December 19, 2013
Sea turtles are one of earth’s most ancient creatures, and they’re powerful swimmers, covering enormous distances in relatively short periods of time. Turtles found feeding on the west coast of Barbados while immature (30-70 cm shell length) are often later tagged 2,500 km away in the seagrass meadows of the Miskito Cays on the Caribbean coast of Nicaragua – a staggering journey requiring considerable stamina and might. Despite their size, these animals are extremely graceful, and under the guidance of speciality marine wildlife experts, swimming with sea turtles is an incredible opportunity to get close to this magnificent species, the Caribbean’s laidback giants of the deep. Few travel ventures can compare with taking a dip eyeball-to-eyeball with a 90-year-old, 100lb hawksbill turtle with a smile on his face.
Visitors keen to enjoy their very own ‘Finding Nemo’ encounter should choose a fully-accredited tour operator with a strong eco-tourism ethos. Barbados conservation efforts have helped protect the island’s sea turtle population since 1987. Today, Barbados is home to the second-largest number of nesting hawksbills in the wider Caribbean, with up to 500 females nesting per year on its beaches from May to October. Green turtles are foragers in Barbados and can be found around the island on reefs, sandy areas and near shipwrecks. These beautiful friendly creatures are the ones most tour operators choose to swim with on the west coast due to their inquisitive good nature.
Visitors swimming with sea turtles are guided by strict codes of conduct before they reach the water with a full brief on acceptable behaviour. Then they are fitted with life jackets (both for personal safety and to restrict the temptation to dive down and grab hold of turtles) and instructed NOT to touch the turtles. Boat numbers are limited and the speed of watercraft restricted in the vicinity of feeding areas. A small group is best as it allows a more intimate experience and provides a good crew-to-passenger ratio. Drinks, masks and snorkels are provided.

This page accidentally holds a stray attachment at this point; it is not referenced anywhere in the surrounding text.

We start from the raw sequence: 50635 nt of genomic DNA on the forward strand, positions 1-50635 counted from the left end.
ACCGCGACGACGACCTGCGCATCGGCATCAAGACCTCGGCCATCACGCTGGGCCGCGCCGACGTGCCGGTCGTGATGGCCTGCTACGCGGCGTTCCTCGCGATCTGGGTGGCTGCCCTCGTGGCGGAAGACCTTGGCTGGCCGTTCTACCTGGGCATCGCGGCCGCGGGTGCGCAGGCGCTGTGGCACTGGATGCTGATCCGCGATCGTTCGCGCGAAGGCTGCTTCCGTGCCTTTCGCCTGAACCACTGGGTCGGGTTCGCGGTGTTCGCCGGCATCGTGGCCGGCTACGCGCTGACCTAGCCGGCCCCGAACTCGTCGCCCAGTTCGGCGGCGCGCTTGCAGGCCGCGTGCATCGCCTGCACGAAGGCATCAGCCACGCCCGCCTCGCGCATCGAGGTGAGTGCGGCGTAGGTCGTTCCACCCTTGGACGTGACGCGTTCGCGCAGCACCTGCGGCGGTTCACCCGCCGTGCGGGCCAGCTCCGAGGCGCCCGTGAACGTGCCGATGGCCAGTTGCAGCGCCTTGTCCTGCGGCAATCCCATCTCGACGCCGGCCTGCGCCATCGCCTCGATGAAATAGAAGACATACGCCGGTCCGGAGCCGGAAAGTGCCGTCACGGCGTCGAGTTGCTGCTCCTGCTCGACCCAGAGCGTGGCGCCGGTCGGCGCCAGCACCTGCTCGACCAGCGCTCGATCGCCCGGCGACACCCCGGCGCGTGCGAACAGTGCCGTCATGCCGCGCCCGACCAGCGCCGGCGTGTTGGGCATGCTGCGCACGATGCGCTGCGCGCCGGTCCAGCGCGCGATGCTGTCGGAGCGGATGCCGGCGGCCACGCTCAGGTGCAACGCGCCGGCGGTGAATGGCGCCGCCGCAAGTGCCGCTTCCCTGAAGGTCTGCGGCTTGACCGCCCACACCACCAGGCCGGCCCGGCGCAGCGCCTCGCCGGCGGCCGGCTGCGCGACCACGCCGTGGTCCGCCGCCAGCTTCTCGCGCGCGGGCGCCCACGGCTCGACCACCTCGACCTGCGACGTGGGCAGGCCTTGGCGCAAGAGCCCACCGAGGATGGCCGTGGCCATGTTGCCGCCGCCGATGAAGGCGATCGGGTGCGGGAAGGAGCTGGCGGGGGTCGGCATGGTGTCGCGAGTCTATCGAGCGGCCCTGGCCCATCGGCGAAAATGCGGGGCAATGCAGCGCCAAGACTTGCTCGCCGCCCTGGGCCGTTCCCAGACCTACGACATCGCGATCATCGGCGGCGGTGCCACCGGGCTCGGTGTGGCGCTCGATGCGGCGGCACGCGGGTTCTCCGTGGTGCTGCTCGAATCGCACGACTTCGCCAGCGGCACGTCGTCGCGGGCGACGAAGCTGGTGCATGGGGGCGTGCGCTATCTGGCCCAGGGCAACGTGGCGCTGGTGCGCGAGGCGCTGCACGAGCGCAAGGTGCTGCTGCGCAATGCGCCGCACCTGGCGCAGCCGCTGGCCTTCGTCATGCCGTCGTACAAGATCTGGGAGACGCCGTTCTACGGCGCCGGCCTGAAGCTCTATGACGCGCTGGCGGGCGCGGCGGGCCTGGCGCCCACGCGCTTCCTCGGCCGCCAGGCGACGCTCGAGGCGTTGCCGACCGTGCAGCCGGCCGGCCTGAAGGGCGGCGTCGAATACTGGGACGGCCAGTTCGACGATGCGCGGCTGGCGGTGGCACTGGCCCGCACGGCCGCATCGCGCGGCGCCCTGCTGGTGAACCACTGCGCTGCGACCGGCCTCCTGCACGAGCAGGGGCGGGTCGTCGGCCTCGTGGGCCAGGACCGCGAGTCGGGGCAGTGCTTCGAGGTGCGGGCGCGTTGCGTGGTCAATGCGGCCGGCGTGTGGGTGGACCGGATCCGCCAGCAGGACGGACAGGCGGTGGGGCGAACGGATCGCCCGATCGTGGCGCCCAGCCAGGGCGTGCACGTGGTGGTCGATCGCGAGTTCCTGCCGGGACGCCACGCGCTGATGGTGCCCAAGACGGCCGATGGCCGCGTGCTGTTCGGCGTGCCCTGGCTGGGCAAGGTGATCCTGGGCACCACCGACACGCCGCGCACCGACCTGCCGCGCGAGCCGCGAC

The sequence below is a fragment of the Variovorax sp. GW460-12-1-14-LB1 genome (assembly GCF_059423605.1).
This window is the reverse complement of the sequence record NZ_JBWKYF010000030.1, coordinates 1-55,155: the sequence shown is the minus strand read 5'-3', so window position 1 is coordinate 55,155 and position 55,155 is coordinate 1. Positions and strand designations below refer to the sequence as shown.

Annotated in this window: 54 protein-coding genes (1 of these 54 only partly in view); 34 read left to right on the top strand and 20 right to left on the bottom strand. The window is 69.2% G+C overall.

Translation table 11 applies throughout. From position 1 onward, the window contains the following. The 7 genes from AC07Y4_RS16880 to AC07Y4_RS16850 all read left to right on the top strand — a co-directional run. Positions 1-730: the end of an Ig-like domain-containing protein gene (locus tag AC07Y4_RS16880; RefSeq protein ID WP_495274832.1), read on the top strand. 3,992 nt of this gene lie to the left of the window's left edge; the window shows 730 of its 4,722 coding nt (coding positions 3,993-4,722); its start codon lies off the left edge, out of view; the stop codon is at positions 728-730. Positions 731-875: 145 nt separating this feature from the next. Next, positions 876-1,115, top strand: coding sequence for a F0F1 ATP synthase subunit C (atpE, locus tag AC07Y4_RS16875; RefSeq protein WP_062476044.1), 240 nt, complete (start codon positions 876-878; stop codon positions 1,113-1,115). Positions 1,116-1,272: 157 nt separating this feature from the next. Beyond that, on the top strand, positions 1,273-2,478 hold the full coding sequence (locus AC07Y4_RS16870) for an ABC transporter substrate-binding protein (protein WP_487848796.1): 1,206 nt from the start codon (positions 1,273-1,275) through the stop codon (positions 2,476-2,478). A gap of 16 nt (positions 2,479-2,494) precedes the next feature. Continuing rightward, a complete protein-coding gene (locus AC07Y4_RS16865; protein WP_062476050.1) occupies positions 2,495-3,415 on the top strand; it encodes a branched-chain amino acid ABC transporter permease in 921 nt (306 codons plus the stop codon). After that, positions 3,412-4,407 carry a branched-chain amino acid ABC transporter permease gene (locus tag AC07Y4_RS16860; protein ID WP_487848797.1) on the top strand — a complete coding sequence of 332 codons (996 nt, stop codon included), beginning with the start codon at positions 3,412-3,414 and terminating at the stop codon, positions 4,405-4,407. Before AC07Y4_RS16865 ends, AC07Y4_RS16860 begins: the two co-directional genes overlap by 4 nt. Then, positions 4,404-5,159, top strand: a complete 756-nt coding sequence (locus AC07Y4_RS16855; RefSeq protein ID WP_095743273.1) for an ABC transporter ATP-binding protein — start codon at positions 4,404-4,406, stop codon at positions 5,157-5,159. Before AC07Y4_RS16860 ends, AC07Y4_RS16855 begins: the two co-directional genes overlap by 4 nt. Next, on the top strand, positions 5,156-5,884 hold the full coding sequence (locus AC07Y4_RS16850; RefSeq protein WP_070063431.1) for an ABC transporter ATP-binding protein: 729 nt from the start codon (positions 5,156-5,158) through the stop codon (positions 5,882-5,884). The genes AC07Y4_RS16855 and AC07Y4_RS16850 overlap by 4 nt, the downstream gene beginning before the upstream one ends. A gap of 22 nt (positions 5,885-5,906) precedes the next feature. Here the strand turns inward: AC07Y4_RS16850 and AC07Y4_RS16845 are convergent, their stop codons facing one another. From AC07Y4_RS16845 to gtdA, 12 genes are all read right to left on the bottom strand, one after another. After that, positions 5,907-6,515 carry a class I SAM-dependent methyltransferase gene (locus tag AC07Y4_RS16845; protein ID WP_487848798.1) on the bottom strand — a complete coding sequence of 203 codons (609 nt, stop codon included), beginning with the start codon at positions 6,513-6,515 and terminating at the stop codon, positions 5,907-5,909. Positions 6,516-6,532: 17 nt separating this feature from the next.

One of the best turtle swim operators is Barbados Blue, as it is ethically run by two marine biologists who combine trips with the evaluation, monitoring, protection and education of tropical reef and coastal ecosystems. Both have earned reputations as dedicated scientists and are experts in marine habitats – so are great for facts and extra insight. Traditionally, the turtle is a symbol of peace, and Barbados Blue is keen to nurture a peaceful relationship with its local environment.
Barbados Blue runs daily tours out to Carlisle Bay to swim with green and hawksbill sea turtles, suitable for all ages (priced at $US40 per person).
Header photo: Barbados is home to the second-largest hawksbill sea turtle population in the Caribbean © Abir Anwar
Have you gone swimming with the sea turtles? Let us know in the comments below.